Armstrong Williams

For all those who lathered up over Mr. Bush's "rush to war"...what must they think of Mr. Obama? Whatever you want to say about the rationale for war in Iraq, given its location, oil reserves, and history of invading its neighbors, US vital interests were undeniably at stake. What, please tell me, are the vital interests at stake here that the President avoided like a plague last night? I am anxious to see how the Washington pundits and foreign policy experts score President Obama following his national address. For me, the speech was okay, but it didn’t tell me much as a concerned American citizen.

In typical Obama fashion, the speech was delivered with an adept style, less the Lecturer-in-Chief and more with a forceful emphasis on key points the White House knew it had to make, but that’s where the “good” ends and the questions begin. It’s apparent by Obama’s words that the United States will not forcefully remove Gaddafi from power. Whew. Guess who’s resting easy in Tripoli! Sure, the Obama Administration wants the tyrant tossed. Why else would U.S. warplanes be pounding his military? But dropping a hint and showing him the door are two different things.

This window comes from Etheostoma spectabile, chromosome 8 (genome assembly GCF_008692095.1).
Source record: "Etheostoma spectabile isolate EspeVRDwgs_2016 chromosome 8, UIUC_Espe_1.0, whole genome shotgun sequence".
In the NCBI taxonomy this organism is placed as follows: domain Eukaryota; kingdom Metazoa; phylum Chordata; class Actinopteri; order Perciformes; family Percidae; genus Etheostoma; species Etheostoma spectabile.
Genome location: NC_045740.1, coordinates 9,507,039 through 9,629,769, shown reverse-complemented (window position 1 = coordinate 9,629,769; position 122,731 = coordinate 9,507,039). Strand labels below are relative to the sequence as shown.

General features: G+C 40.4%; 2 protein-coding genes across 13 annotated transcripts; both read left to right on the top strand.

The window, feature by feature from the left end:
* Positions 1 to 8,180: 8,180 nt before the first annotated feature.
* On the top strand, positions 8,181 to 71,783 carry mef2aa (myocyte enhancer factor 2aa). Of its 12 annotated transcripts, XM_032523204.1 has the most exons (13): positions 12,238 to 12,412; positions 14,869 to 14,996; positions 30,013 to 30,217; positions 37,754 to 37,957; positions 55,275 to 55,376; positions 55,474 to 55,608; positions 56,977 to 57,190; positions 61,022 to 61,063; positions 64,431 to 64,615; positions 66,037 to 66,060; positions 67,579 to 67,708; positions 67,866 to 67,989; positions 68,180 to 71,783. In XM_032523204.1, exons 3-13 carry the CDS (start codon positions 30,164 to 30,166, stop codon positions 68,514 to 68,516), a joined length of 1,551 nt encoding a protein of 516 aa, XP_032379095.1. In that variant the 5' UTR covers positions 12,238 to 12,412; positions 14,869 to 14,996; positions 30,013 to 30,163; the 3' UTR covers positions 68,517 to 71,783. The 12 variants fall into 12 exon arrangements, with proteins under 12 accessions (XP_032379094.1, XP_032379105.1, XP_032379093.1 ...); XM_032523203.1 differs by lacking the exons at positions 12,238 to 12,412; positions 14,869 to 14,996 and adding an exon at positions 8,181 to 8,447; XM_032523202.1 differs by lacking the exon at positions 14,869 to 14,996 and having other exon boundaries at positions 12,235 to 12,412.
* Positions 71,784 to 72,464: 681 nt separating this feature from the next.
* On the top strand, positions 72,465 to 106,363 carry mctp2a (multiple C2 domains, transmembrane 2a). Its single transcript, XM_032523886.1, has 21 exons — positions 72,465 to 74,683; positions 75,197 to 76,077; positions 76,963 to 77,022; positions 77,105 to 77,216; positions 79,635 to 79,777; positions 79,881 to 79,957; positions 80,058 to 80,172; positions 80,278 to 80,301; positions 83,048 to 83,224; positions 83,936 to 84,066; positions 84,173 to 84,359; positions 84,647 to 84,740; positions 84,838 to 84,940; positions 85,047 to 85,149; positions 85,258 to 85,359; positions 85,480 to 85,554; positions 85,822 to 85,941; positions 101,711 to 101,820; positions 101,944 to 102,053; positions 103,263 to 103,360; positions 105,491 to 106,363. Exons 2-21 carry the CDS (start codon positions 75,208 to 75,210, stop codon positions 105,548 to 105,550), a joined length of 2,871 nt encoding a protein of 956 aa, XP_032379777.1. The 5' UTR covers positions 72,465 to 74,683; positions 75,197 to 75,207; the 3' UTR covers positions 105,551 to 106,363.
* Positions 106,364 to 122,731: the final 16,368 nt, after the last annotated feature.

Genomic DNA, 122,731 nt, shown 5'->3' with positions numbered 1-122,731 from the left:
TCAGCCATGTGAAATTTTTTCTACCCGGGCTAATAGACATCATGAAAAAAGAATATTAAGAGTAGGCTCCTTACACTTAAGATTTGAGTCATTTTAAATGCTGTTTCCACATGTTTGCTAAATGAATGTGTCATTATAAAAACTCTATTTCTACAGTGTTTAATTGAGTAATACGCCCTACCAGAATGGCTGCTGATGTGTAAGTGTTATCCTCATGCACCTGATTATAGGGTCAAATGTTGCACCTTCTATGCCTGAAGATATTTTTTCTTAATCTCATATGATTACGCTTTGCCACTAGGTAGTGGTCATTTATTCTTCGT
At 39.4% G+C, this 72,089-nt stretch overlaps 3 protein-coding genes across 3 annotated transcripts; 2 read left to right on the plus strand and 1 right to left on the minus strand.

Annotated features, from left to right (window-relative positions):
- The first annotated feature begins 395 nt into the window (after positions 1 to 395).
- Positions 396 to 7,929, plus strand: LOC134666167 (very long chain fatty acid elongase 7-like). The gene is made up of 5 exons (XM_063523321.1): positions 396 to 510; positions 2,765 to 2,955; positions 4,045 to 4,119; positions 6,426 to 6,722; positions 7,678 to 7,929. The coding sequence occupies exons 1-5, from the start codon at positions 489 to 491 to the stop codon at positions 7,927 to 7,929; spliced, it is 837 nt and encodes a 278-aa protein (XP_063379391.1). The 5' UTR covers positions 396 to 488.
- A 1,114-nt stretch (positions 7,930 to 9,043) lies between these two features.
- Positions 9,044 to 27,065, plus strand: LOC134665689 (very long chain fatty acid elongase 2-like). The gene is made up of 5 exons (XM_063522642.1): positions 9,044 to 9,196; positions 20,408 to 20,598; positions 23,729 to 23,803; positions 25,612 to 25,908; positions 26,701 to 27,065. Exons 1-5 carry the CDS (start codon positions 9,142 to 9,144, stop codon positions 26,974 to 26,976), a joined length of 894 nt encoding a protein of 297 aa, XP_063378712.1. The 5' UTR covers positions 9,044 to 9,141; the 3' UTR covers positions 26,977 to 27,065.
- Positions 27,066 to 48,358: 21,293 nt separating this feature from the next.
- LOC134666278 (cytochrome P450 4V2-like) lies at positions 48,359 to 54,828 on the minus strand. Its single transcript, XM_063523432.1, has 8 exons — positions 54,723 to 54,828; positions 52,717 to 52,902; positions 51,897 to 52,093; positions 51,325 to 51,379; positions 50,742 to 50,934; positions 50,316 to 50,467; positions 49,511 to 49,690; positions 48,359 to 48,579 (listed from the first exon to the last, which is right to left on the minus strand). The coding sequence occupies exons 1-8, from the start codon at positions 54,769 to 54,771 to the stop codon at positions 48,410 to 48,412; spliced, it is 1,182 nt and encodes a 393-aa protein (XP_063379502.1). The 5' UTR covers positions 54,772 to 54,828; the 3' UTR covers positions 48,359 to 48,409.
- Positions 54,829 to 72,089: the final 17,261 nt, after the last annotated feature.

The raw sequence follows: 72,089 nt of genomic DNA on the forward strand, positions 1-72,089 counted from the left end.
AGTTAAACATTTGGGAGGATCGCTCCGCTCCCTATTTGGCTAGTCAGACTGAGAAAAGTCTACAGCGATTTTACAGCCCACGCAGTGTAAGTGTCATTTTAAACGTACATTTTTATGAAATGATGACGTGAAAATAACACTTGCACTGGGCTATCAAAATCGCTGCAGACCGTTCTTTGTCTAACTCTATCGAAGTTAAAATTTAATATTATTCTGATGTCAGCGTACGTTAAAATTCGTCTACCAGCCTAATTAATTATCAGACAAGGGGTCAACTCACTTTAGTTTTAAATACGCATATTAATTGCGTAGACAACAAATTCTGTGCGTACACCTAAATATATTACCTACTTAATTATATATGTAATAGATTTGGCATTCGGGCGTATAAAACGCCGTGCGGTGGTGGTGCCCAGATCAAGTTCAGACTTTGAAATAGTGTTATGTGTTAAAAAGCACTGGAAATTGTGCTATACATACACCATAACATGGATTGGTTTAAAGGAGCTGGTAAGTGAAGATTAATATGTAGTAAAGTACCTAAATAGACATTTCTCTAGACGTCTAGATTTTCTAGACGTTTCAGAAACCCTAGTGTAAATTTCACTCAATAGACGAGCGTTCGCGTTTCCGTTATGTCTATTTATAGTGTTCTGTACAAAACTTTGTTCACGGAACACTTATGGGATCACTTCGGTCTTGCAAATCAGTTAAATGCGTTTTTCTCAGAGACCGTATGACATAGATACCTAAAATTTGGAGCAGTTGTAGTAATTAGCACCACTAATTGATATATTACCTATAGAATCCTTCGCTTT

It is clear that President Obama has begun an illegal war - and if not illegal, then an unwise and unauthorized one - war on the cheap is not new, and has predictable outcomes. I'm intrigued by how some reporters have actually said counterfactual things like, "allied air power prevented a blood bath." It isn't possible to know what allied air power prevented, we can only observe what it did, how many civilians have died from our trying to protect them? Air power's utility shrinks when the fighting goes urban and none of us can possibly know what's going on there. The air strikes have been limited to the eastern part of Libya, shielding and creating a rebel redoubt without imperiling Gaddafi's power base in western Libya.

Further, I’m baffled why this President is still hung up on “humanitarian” relief and that being part of the reason behind the mission. Did someone from the Nobel Committee phone the Oval Office in recent weeks remind the president there is a return policy on his Peace Prize if he gets too far out there? Come on. The American people know what’s going on here. Qaddafi is running roughshod over the rebels, the United States needed to help. That meant killing as many pro-Qaddafi forces as we could find. To do anything else would send a message to other parts of the world that if you act like Mubarak in Egypt, you lose. If you act like Gaddafi, torturing and killing your own, you win.

Is Obama conflicted here? It was evident to me in the way he spoke.

Armstrong Williams

Armstrong Williams is a widely-syndicated columnist, CEO of the Graham Williams Group, and hosts the Armstrong Williams Show. He is the author of Reawakening Virtues.
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